The first movie I watched starring enigmatic Chinese actor Jiang Wen was during a business trip to KL, catching a show at KLCC before my late afternoon flight. In Warriors of Heaven and Earth, he donned a moustache and beard as the charismatic leader Lieutenant Li, in a movie which had great premise but a lousy story to tell. As for Zhao Wei, unless your head was buried in sand, you wouldn't have missed the era in the late 90s where she was bombarding television sets everywhere in her role as Little Sparrow in My Fair Princess Huan Zhu Ge Ge.
So I guess putting them together in a movie made it almost irresistible to not want to pick up this DVD. This was actually a precursor to their Warriors movie where they collaborated again, but in this modern setting, based upon a short story "Adiliya by the River" (what the heck is Adiliya?) by Jin Renshun, they star as a pair of wannabe lovers looking into exploring if they could be together.
Sweeping aside the age gap, this movie is one heck of a mindgame. It's frustrating at times as nothing actually happens, and the lead characters just sit around and talk about stuff absolutely not related to anything at all. Well, at least not directly related to what's happening on hand, but telling stories - we're sitting through a story with characters telling stories, fictional ones which doesn't really add depth to plot, or characterization. It's pretty strange stuff.
And strange are their characters too, with the only realistic moment is the beginning - if you're looking for a stranger in a cafe, and there are two ladies, who would you approach first, the hot one, or the plain looking one? Chen Mingliang (Jiang Wen) went for the jugular, but it was actually Wu Fang (Zhao Wei) who was his blind date. They don't start off well, and continued to bicker. One's become obsessive with her conservatism, while the latter is a serial blind-dater.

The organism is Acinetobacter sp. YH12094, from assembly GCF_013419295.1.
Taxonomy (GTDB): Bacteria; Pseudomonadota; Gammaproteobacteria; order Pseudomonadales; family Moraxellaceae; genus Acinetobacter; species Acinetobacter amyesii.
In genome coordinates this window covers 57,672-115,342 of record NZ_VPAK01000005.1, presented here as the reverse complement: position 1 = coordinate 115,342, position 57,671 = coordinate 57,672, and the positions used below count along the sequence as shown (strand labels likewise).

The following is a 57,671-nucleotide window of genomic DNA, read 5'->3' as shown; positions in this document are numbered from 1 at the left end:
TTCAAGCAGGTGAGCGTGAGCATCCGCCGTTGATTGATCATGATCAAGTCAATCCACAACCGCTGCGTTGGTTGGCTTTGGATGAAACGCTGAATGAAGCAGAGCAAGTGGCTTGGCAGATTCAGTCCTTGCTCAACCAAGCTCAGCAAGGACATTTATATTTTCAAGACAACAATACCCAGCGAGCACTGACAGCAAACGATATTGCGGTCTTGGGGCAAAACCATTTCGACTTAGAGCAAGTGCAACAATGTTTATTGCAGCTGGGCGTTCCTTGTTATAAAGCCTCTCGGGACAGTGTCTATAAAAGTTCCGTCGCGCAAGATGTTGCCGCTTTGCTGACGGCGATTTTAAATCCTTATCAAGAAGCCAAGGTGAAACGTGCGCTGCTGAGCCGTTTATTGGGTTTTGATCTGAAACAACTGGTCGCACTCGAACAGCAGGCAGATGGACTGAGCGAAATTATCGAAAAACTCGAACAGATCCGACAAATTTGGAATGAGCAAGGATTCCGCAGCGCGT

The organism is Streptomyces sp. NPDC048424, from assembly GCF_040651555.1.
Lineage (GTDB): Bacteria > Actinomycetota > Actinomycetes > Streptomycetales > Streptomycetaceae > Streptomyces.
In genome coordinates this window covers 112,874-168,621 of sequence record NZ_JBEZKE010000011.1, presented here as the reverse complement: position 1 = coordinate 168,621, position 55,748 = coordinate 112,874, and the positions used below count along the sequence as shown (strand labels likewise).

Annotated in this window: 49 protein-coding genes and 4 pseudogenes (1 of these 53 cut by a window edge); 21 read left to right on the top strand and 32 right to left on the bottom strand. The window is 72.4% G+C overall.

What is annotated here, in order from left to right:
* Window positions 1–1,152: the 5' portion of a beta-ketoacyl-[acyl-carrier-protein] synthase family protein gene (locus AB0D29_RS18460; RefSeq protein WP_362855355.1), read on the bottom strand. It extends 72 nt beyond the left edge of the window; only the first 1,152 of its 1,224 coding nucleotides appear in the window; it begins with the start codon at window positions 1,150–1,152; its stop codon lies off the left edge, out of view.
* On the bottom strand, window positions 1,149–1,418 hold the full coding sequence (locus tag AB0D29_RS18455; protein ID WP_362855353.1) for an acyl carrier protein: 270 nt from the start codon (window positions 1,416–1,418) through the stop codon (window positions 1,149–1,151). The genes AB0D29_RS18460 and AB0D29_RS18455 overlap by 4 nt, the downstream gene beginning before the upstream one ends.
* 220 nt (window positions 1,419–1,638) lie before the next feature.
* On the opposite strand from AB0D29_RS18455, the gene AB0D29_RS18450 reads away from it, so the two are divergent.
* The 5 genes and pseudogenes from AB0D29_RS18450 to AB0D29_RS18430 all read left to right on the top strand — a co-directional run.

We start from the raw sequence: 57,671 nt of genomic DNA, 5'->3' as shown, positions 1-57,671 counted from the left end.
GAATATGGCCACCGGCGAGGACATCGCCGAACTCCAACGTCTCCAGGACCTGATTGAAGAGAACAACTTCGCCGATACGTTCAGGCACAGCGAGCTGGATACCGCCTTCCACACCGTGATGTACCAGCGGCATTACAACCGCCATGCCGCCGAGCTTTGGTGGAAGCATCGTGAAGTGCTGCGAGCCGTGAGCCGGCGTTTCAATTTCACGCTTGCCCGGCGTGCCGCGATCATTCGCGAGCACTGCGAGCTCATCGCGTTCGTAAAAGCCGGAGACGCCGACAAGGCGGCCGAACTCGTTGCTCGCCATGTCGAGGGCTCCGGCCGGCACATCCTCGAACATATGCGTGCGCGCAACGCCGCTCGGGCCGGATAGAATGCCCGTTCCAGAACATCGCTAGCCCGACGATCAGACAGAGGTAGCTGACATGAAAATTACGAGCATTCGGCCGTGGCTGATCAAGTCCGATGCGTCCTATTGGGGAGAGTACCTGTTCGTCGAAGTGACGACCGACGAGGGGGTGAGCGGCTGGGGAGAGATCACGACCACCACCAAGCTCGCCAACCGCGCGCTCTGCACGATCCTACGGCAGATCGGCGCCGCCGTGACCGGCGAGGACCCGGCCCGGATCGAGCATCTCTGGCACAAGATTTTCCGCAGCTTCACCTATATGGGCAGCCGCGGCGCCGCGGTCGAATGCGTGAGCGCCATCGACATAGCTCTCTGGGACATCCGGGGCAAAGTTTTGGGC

But there is more than meets the eye to Wu Fang, and herein lies the guesswork to decipher who she actually was, and the motivations behind what she is doing. You can boil it down to PMS, or to the wall being built around her heart, or to just plain old psychosis. Whatever the case is, it's about persistence and the relentless pursuit of who you like, and on the other side, to spice things up with playing coy, hard to get, and being more of a mysterious enigma.
Nothing much to take away in less than 90 minutes, except to admire the two lead's ability to act and play off each other, and Christopher Doyle's cinematography (he makes tea leaves in hot water so sexy), which is a bit of a waste in a movie lacking in strength of story. I hate to say this, but the repetitive score is a bit irritating.
Code 9 DVD contains zero extras. The sound was quite bad, with plenty of echo, like speaking in a vast enclosed space. The transfer was bearably decent, but the subtitles seemed to look as if it has its bottom thinly shaved off.
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